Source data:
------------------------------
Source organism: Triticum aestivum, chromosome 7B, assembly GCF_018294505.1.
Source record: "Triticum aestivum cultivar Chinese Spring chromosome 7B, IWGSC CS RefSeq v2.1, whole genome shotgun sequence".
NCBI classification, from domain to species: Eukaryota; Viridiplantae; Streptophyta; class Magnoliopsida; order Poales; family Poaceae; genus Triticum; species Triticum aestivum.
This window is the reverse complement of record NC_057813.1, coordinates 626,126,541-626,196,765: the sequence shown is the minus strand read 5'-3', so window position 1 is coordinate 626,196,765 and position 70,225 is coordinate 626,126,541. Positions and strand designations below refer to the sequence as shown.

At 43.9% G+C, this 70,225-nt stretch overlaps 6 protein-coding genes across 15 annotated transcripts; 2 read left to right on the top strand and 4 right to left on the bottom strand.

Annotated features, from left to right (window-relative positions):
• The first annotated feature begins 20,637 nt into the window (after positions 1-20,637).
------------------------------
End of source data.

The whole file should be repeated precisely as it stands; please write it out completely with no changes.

Source organism: Triticum aestivum, chromosome 7B, assembly GCF_018294505.1.
Source record: "Triticum aestivum cultivar Chinese Spring chromosome 7B, IWGSC CS RefSeq v2.1, whole genome shotgun sequence".
NCBI classification, from domain to species: Eukaryota; Viridiplantae; Streptophyta; class Magnoliopsida; order Poales; family Poaceae; genus Triticum; species Triticum aestivum.
This window is the reverse complement of record NC_057813.1, coordinates 626,126,541-626,196,765: the sequence shown is the minus strand read 5'-3', so window position 1 is coordinate 626,196,765 and position 70,225 is coordinate 626,126,541. Positions and strand designations below refer to the sequence as shown.

At 43.9% G+C, this 70,225-nt stretch overlaps 6 protein-coding genes across 15 annotated transcripts; 2 read left to right on the top strand and 4 right to left on the bottom strand.

Annotated features, from left to right (window-relative positions):
• The first annotated feature begins 20,637 nt into the window (after positions 1-20,637).